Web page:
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Boulton Paul Aircraft Ltd
Boulton Paul Aircraft Ltd was a British aircraft manufacturer that operated between 1914 and 1961. The company's origins date back to an ironmonger's shop founded in 1797. By the early 1900s, Boulton & Paul Ltd was a general manufacturing firm based in Norwich, England. The company mainly built and modified aircraft under contract to other manufacturers but it had a few notable designs of its own, such as the ill-conceived Boulton Paul Defiant.
In 1915, Boulton & Paul began to construct aircraft under contract including 550 of the Royal Aircraft Factory FE.2b. During the war the company built more Sopwith Camels than any other manufacturer. Success as a builder of aircraft led to the company forming a design department but none of its resulting aircraft made a significant impact while the war lasted. The P.3 Bobolink fighter was overshadowed by the Sopwith Snipe and the Armistice beat the P.7 Bourges fighter-bomber into production.
After World War I, Boulton & Paul made their mark with the introduction of powered and enclosed defensive machine gun turrets for bombers. Their Sidestrand twin-engined biplane bomber, which could fly at 140 mph, had an exposed nose turret which was clearly inadequate. The subsequent Overstrand bomber featured the world's first enclosed, power-operated turret, mounting a single Lewis gun and propelled by compressed air. The company licensed a French design of an electro-hydraulic four-gun turret which became a major feature of their future production. In addition to fitting turrets to bombers, Boulton Paul was to install them in fighters.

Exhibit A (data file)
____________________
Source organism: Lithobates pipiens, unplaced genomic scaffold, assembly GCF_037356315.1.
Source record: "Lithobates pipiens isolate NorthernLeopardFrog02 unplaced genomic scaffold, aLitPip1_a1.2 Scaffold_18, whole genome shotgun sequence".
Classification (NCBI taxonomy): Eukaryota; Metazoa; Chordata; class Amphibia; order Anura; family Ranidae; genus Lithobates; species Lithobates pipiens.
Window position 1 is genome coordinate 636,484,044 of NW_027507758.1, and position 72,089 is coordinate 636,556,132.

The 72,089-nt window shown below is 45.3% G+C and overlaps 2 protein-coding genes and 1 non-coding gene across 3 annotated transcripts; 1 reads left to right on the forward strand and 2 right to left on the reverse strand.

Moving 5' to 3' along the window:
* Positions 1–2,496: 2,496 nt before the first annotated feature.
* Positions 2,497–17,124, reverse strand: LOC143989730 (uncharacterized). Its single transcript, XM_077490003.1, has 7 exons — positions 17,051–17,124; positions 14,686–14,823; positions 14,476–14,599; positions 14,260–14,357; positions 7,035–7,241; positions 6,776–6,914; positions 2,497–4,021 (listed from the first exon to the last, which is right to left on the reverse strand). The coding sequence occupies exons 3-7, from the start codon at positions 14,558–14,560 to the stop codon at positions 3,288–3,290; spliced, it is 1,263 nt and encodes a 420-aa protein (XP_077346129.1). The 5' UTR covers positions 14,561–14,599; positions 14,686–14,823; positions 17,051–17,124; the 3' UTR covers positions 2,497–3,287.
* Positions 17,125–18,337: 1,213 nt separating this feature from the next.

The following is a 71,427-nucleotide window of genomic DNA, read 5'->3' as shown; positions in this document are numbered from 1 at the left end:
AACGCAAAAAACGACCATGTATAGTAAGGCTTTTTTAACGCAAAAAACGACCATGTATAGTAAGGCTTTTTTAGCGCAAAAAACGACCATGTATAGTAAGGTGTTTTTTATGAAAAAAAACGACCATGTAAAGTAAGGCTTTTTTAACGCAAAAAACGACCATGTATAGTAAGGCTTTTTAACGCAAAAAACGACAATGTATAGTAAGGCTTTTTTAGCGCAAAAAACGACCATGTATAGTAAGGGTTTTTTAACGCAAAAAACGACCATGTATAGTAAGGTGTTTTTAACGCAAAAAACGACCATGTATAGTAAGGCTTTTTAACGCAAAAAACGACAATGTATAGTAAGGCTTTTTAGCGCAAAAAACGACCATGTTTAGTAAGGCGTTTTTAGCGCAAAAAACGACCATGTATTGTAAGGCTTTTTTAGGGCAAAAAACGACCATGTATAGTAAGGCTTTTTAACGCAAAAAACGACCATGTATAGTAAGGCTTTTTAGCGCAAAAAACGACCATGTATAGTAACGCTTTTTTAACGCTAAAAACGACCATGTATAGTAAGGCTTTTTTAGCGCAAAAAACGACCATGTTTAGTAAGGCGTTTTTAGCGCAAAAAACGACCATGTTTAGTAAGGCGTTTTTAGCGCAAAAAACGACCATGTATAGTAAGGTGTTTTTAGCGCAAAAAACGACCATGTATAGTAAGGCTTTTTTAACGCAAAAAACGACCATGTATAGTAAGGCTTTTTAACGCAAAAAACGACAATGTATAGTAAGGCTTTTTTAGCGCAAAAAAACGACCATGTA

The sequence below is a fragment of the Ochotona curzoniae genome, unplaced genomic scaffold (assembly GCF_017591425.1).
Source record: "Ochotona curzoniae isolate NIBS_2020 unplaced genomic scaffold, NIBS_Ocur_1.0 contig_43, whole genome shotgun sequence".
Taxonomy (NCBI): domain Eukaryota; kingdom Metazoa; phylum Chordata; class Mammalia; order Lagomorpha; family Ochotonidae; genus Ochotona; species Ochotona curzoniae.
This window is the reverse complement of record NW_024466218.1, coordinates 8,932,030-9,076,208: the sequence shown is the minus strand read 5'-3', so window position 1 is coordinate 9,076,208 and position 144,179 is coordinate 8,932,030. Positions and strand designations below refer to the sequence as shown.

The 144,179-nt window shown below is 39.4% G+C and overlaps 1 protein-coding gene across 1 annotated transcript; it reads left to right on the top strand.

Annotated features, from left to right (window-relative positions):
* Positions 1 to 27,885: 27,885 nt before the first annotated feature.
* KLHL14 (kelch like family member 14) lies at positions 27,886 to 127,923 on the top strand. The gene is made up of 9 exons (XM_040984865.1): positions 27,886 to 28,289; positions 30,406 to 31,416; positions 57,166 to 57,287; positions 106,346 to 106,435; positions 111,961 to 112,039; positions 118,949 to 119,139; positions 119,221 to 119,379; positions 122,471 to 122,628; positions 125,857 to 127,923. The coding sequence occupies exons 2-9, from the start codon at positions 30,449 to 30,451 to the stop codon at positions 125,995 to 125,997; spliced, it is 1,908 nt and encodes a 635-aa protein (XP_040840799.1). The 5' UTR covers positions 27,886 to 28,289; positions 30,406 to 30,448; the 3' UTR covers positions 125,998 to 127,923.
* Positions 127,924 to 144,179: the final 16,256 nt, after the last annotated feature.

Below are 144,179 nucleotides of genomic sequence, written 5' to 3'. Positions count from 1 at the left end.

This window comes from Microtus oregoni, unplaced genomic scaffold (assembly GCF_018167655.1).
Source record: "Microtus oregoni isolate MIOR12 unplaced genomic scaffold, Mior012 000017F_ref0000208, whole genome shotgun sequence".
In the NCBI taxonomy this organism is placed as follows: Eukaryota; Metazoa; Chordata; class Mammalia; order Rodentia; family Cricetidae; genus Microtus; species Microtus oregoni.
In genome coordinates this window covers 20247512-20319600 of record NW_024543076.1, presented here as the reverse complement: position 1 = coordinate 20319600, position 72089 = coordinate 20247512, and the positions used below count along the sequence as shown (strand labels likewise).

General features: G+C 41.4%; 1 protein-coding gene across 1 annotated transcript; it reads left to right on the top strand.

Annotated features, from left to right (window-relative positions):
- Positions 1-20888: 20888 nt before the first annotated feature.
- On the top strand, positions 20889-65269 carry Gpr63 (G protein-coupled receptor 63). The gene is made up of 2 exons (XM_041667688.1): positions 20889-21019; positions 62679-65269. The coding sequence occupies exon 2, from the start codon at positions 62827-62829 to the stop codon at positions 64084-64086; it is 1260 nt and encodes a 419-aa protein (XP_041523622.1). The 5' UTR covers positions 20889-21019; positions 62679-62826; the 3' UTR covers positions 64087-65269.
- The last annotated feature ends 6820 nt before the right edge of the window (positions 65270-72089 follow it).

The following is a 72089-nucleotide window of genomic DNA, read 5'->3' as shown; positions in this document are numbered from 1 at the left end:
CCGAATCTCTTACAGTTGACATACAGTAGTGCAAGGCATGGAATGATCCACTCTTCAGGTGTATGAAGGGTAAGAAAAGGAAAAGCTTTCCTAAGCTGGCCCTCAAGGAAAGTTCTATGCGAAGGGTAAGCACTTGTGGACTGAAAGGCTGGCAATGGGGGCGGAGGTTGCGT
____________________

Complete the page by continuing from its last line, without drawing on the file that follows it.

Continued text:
In 1934, Boulton & Paul sold their aircraft division which became Boulton Paul Aircraft Ltd, based in Wolverhampton from 1936. The first "turret" fighter to be built was the Hawker Demon. This was followed by Boulton Paul's most famous aircraft, the Defiant, which was a revolutionary but flawed concept -- a "fast" fighter with no fixed forward armament but a powerful four-gun dorsal turret. The same concept was used for the Defiant's naval equivalent, the Blackburn Roc, which while designed by Blackburn, was built wholly by Boulton Paul.
Boulton Paul also built the Fairey Barracuda and did conversions to the Vickers Wellington. The only post-war design was the Balliol advanced trainer, of which 229 were built, including 30 as the "Sea Balliol" deck-landing trainer.
In the jet age, Boulton Paul worked on the English Electric Canberra and de Havilland Vampire. It designed a couple of delta-wing jets which did not enter production. In 1961 the company merged with Dowty Group to form Dowty Boulton Paul Ltd and then Dowty Aerospace.
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